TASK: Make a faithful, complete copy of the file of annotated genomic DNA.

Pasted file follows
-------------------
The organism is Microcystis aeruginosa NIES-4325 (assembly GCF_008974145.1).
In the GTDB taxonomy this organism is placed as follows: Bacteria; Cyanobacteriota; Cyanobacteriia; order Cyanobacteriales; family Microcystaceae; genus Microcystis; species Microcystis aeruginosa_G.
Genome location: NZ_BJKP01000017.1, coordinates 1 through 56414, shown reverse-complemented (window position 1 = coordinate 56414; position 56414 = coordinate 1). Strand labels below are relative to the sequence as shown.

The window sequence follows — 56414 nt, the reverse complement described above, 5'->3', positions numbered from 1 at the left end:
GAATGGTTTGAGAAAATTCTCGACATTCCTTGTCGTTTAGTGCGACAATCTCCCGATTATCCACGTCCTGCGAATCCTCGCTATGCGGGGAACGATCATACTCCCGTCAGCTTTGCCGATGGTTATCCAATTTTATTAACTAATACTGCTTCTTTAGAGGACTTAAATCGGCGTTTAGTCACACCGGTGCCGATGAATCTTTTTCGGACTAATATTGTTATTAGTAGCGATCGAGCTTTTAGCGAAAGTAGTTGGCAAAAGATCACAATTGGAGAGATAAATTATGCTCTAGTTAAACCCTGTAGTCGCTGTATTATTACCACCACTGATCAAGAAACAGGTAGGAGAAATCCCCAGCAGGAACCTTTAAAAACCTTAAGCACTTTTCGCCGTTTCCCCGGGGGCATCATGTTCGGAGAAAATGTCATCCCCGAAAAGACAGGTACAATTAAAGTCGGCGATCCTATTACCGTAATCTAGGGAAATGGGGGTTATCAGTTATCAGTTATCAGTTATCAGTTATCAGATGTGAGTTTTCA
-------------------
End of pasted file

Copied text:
The organism is Microcystis aeruginosa NIES-4325 (assembly GCF_008974145.1).
In the GTDB taxonomy this organism is placed as follows: Bacteria; Cyanobacteriota; Cyanobacteriia; order Cyanobacteriales; family Microcystaceae; genus Microcystis; species Microcystis aeruginosa_G.
Genome location: NZ_BJKP01000017.1, coordinates 1 through 56414, shown reverse-complemented (window position 1 = coordinate 56414; position 56414 = coordinate 1). Strand labels below are relative to the sequence as shown.

The window sequence follows — 56414 nt, the reverse complement described above, 5'->3', positions numbered from 1 at the left end:
GAATGGTTTGAGAAAATTCTCGACATTCCTTGTCGTTTAGTGCGACAATCTCCCGATTATCCACGTCCTGCGAATCCTCGCTATGCGGGGAACGATCATACTCCCGTCAGCTTTGCCGATGGTTATCCAATTTTATTAACTAATACTGCTTCTTTAGAGGACTTAAATCGGCGTTTAGTCACACCGGTGCCGATGAATCTTTTTCGGACTAATATTGTTATTAGTAGCGATCGAGCTTTTAGCGAAAGTAGTTGGCAAAAGATCACAATTGGAGAGATAAATTATGCTCTAGTTAAACCCTGTAGTCGCTGTATTATTACCACCACTGATCAAGAAACAGGTAGGAGAAATCCCCAGCAGGAACCTTTAAAAACCTTAAGCACTTTTCGCCGTTTCCCCGGGGGCATCATGTTCGGAGAAAATGTCATCCCCGAAAAGACAGGTACAATTAAAGTCGGCGATCCTATTACCGTAATCTAGGGAAATGGGGGTTATCAGTTATCAGTTATCAGTTATCAGTTATCAGATGTGAGTTTTCA